Georgia Pesticide Applicators: Check Out Our New Course Bundle!

Ornamental and turf pesticide applicators are required to complete 10 credits of continuing education every five-year renewal cycle. In order to make things simple for you, Certified Training Institute has put together a new course bundle for ornamental & turf applicators:

The new Ornamental & Turf Bundle contains 10 credits of category 24 training. Topics include management strategies for IPM tactics for turf and ornamental management, management of pests common to ornamental and turf, and pesticide application equipment and calibration for both ornamental and turf.


  • IPM for Ornamental Plant Pest Management – 1 credit
  • Common Ornamental Plant Pests – 3 credits
  • Ornamental Pesticide Application Equipment and Calibration – 1 credit
  • IPM for Turf Management – 1 credit
  • Common Turfgrass Weeds – 1 credit
  • Turfgrass Disease, Insect, and Vertebrate Pests – 1 credit
  • Cultural Practices for Turf Management – 1 credit
  • Application Equipment and Calibration – 1 credit

The bundle is conveniently priced at $129, which saves you $34 over a la carte options for the same courses.

The best part? Being able to take the courses at your own pace, wherever you want! Whether at home or out on the town, our mobile friendly platform allows you to complete courses on your schedule: with 24/7 access and helpful customer service representatives waiting to provide you with any assistance needed, completing your continuing education has never been easier!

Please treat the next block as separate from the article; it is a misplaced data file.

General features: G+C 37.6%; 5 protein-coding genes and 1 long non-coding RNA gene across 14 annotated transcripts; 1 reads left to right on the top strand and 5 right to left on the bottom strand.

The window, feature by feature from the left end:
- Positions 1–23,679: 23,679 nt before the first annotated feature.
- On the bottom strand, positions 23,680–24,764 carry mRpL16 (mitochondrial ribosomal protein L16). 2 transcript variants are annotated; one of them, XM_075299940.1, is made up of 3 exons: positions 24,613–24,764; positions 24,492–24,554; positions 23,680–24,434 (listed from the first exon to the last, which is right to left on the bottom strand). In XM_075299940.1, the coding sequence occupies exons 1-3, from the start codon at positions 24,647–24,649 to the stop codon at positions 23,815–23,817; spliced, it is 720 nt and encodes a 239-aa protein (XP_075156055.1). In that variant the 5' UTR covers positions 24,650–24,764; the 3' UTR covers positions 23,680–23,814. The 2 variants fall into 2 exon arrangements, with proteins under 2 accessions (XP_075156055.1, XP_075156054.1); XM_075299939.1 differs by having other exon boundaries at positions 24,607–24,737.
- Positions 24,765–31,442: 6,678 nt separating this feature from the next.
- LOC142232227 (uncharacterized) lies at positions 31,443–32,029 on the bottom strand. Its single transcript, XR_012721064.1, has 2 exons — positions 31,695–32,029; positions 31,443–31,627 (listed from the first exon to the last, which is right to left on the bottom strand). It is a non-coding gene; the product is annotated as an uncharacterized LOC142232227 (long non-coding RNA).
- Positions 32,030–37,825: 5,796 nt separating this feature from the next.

We also have bundles ready to go to satisfy requirements for any category:

Georgia Pesticide Safety Bundle (6 credits in all categories): $99

Georgia Agricultural Plant Bundle (10 credits in category 21): $129

Georgia Right of Way Bundle (6 credits in category 27): $99

Check them out today and get your CE done on your terms!


Georgia Termites: Guard Your Wood

From the blooming flowers to the delightful temperatures, there is plenty to love about springtime in Georgia! Unfortunately, this beautiful weather also means its termite swarm season. Swarming is basically the termite way of furthering their species’ existence by traveling away from their colonies to join up with a mate and look for a good place to start fresh.

Most termites end up in a location close to their original nests because, despite having wings, they are not good at flying. However, during swarming, termites spread quickly amongst buildings.

Help homeowners identify a termite infestation

Helping homeowners spot an infestation on their own is a great way to build a trusting relationship with potential clients for years to come. When a homeowner calls with questions about whether or not they are facing an infestation it is important to be able to describe the warning signs in a way they can easily follow. Many homeowners are able to spot and identify termite mud tubes around their home’s structure. Mud tubes can be described to a homeowner as tunnels in the dirt leading from the exterior soil to the interior of the home.  In addition to mud tubes, many homeowners can identify shed termite wings and small piles of excrement that look like sawdust.


Georgia Pesticide Professional Continuing Education

Online state-approved video continuing education courses are available 24/7.